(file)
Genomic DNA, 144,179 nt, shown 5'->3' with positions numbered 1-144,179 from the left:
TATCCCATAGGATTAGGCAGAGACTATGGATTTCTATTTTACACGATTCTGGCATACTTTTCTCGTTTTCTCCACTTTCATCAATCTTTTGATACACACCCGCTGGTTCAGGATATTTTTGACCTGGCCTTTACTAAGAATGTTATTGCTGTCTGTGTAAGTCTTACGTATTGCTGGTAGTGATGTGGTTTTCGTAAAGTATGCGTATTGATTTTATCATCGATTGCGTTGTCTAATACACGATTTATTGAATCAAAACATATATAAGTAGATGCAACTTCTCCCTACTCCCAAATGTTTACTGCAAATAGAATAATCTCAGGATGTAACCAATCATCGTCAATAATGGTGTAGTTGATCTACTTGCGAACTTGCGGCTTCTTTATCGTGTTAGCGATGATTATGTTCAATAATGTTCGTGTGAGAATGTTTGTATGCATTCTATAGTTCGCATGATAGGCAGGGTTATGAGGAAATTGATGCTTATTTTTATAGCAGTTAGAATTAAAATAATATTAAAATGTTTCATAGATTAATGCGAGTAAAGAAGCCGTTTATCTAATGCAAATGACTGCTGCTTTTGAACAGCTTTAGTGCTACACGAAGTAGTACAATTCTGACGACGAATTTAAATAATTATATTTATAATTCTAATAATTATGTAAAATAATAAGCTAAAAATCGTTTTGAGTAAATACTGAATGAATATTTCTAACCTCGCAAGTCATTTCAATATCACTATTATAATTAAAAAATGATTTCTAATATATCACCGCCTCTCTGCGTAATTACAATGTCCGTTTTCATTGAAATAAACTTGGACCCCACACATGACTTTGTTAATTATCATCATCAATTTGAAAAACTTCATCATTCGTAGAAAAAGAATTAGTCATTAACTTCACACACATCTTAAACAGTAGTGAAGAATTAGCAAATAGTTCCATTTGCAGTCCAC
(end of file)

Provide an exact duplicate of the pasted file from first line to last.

Genomic DNA, 144,179 nt, shown 5'->3' with positions numbered 1-144,179 from the left:
TATCCCATAGGATTAGGCAGAGACTATGGATTTCTATTTTACACGATTCTGGCATACTTTTCTCGTTTTCTCCACTTTCATCAATCTTTTGATACACACCCGCTGGTTCAGGATATTTTTGACCTGGCCTTTACTAAGAATGTTATTGCTGTCTGTGTAAGTCTTACGTATTGCTGGTAGTGATGTGGTTTTCGTAAAGTATGCGTATTGATTTTATCATCGATTGCGTTGTCTAATACACGATTTATTGAATCAAAACATATATAAGTAGATGCAACTTCTCCCTACTCCCAAATGTTTACTGCAAATAGAATAATCTCAGGATGTAACCAATCATCGTCAATAATGGTGTAGTTGATCTACTTGCGAACTTGCGGCTTCTTTATCGTGTTAGCGATGATTATGTTCAATAATGTTCGTGTGAGAATGTTTGTATGCATTCTATAGTTCGCATGATAGGCAGGGTTATGAGGAAATTGATGCTTATTTTTATAGCAGTTAGAATTAAAATAATATTAAAATGTTTCATAGATTAATGCGAGTAAAGAAGCCGTTTATCTAATGCAAATGACTGCTGCTTTTGAACAGCTTTAGTGCTACACGAAGTAGTACAATTCTGACGACGAATTTAAATAATTATATTTATAATTCTAATAATTATGTAAAATAATAAGCTAAAAATCGTTTTGAGTAAATACTGAATGAATATTTCTAACCTCGCAAGTCATTTCAATATCACTATTATAATTAAAAAATGATTTCTAATATATCACCGCCTCTCTGCGTAATTACAATGTCCGTTTTCATTGAAATAAACTTGGACCCCACACATGACTTTGTTAATTATCATCATCAATTTGAAAAACTTCATCATTCGTAGAAAAAGAATTAGTCATTAACTTCACACACATCTTAAACAGTAGTGAAGAATTAGCAAATAGTTCCATTTGCAGTCCAC